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Denovali presents BERSARIN QUARTETT – Das Lachen der Verzweiflung

Text by CLOT Magazine

Next on our mixtape series is Bersarin Quartett, the solo project of German electronic musician Thomas Bücker, with a delicate selection ranging from film scores, to gaming, and ambient tracks.

Working within the realms of modern classical and ambient music, Bücker has garnered acclaim for his contributions as Bersarin Quartett (which he has been running for over 15 years), notably through his publications with Denovali Records. Bersarin Quartett’s sonic landscapes are distinguished by a fusion of atmospheric textures, electronic nuances, and classical instrumentation, crafting a singular and emotive auditory journey. Bücker’s oeuvre has earned widespread praise for its unique stylistic approach, captivating both ambient and experimental music audiences alike.

A heavy sense of melancholy runs through the Bersarin Quartett sonic core, which Bücker confirms is indeed a big part of the project. The Quartett’s most recent release, Systeme, also released on Denovali, marks its fifth release. It is described as probably the artist’s most intimate and focused sonic narrative. 

In this album, melancholy mixed with a sense of distorted alienation or strangeness is described as something that, while it still sounds popularly symphonic here and there, many soundscapes have an observing, almost unmasking effect. Microtonal shifts, polyrhythmic structures, tempo fluctuations, and sound aesthetics torn out of context create a fragile, unpredictable foundation.

The mix he has prepared for us, he mentions, combines many film scores, gaming, and ambient tracks that really impressed and inspired him: First, I sorted the individual tracks by key so they could be mixed together appropriately. Here and there, this even creates completely new soundscapes beyond the original. To present my current album a little more closely, I have interwoven four new Bersarin Quartett tracks!

You started producing music in the late 90ies and later founded your agency, EINS_A, as a graphic and sound designer. How has it evolved throughout the years of your music production?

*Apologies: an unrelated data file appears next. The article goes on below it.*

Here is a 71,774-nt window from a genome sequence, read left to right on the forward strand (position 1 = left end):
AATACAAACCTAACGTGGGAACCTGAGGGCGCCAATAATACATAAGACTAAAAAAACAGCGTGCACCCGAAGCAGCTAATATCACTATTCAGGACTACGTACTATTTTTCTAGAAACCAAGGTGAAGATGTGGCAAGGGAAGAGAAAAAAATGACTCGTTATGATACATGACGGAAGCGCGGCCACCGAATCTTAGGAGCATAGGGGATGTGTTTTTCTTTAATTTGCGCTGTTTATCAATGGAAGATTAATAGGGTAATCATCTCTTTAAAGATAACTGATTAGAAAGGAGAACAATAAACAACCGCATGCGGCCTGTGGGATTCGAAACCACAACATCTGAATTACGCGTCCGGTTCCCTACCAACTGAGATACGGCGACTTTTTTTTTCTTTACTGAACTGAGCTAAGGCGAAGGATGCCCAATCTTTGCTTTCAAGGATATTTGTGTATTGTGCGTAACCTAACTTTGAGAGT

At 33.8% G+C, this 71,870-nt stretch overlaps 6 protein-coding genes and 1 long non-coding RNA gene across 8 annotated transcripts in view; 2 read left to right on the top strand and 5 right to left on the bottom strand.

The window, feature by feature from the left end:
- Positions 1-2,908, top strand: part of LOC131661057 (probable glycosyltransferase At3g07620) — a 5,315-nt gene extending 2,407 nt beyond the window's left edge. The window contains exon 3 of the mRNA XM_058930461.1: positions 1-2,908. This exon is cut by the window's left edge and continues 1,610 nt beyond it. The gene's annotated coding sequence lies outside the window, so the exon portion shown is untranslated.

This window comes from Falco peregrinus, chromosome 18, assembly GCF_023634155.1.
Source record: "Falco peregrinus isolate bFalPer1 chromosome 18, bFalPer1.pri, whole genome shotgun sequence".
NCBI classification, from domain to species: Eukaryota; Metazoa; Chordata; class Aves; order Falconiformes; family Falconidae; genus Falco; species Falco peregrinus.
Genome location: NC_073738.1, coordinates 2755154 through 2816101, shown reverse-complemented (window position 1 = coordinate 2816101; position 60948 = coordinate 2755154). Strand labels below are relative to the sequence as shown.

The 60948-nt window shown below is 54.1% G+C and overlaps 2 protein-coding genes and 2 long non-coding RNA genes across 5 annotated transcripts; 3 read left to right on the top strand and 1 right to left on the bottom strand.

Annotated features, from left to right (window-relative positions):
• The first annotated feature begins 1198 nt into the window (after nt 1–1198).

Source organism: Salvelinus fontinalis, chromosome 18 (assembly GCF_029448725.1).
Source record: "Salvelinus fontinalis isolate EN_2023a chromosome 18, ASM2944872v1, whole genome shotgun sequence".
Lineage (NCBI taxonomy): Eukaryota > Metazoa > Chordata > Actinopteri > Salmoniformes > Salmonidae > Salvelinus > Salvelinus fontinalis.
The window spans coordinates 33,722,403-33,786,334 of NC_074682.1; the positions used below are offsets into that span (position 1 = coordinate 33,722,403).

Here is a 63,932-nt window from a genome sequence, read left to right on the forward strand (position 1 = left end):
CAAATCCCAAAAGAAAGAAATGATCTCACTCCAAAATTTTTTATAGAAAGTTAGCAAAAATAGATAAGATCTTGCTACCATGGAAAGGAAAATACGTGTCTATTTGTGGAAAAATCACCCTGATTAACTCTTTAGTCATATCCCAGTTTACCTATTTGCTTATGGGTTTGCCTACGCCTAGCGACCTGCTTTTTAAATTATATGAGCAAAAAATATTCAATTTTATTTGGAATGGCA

Of course, a lot has happened technologically in the last 25 years. Initially, I was very limited with an Atari ST and a few MIDI keyboards. Nowadays, there are no limits to creativity—at least from a technical point of view. Any kind of sound is possible—everything is available. This is, of course, a paradise for music production. At the same time, the downside is that you can lose yourself in the endlessness of possibilities. Focusing and (ironically) limiting help me here. 

In your new album, Systeme (Denovali 2024), you created melancholic, melodic, ambient music full of deep, immersive environments. What was your creative process like for the album production? Was it different to your previous compositions?

Melancholy is generally a big part of my Bersarin Quartett project. I like the idea that music is an art that can influence and intensify emotions directly. I notice this the most with good film music when image and sound are perfectly coordinated during an interesting story: the emotions are immediately palpable, whether you like it or not. Orchestral strings are still important, even if the current album “Systeme” allows more electronic sounds. Although I always try to maintain a certain musical signature, I’m always keen to develop myself further in sound and arrangement and dare to experiment in new ways.

What were you exploring on the more technical side? Any new equipment that you tried for these productions?